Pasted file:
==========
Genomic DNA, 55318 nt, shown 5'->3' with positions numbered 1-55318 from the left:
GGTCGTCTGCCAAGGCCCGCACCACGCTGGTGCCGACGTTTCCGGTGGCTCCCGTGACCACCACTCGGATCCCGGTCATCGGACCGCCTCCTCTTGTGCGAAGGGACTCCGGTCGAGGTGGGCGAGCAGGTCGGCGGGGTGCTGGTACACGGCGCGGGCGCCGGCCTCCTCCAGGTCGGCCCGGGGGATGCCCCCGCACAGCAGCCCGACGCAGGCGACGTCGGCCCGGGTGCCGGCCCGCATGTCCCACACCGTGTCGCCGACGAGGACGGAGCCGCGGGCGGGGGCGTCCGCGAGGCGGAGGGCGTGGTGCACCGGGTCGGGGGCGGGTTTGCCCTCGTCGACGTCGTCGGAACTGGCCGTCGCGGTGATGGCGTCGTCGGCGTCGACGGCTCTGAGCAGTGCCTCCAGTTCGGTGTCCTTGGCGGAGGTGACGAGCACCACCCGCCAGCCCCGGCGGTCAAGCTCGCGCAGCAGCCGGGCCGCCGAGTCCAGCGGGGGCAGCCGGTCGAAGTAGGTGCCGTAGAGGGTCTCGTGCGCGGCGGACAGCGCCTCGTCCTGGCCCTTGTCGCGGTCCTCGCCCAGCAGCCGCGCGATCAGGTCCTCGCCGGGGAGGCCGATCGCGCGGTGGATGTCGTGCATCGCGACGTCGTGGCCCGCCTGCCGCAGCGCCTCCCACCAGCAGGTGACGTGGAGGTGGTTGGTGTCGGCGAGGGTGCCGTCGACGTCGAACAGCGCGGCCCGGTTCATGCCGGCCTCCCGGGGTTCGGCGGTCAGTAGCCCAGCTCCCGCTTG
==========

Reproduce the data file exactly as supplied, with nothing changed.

Genomic DNA, 55318 nt, shown 5'->3' with positions numbered 1-55318 from the left:
GGTCGTCTGCCAAGGCCCGCACCACGCTGGTGCCGACGTTTCCGGTGGCTCCCGTGACCACCACTCGGATCCCGGTCATCGGACCGCCTCCTCTTGTGCGAAGGGACTCCGGTCGAGGTGGGCGAGCAGGTCGGCGGGGTGCTGGTACACGGCGCGGGCGCCGGCCTCCTCCAGGTCGGCCCGGGGGATGCCCCCGCACAGCAGCCCGACGCAGGCGACGTCGGCCCGGGTGCCGGCCCGCATGTCCCACACCGTGTCGCCGACGAGGACGGAGCCGCGGGCGGGGGCGTCCGCGAGGCGGAGGGCGTGGTGCACCGGGTCGGGGGCGGGTTTGCCCTCGTCGACGTCGTCGGAACTGGCCGTCGCGGTGATGGCGTCGTCGGCGTCGACGGCTCTGAGCAGTGCCTCCAGTTCGGTGTCCTTGGCGGAGGTGACGAGCACCACCCGCCAGCCCCGGCGGTCAAGCTCGCGCAGCAGCCGGGCCGCCGAGTCCAGCGGGGGCAGCCGGTCGAAGTAGGTGCCGTAGAGGGTCTCGTGCGCGGCGGACAGCGCCTCGTCCTGGCCCTTGTCGCGGTCCTCGCCCAGCAGCCGCGCGATCAGGTCCTCGCCGGGGAGGCCGATCGCGCGGTGGATGTCGTGCATCGCGACGTCGTGGCCCGCCTGCCGCAGCGCCTCCCACCAGCAGGTGACGTGGAGGTGGTTGGTGTCGGCGAGGGTGCCGTCGACGTCGAACAGCGCGGCCCGGTTCATGCCGGCCTCCCGGGGTTCGGCGGTCAGTAGCCCAGCTCCCGCTTG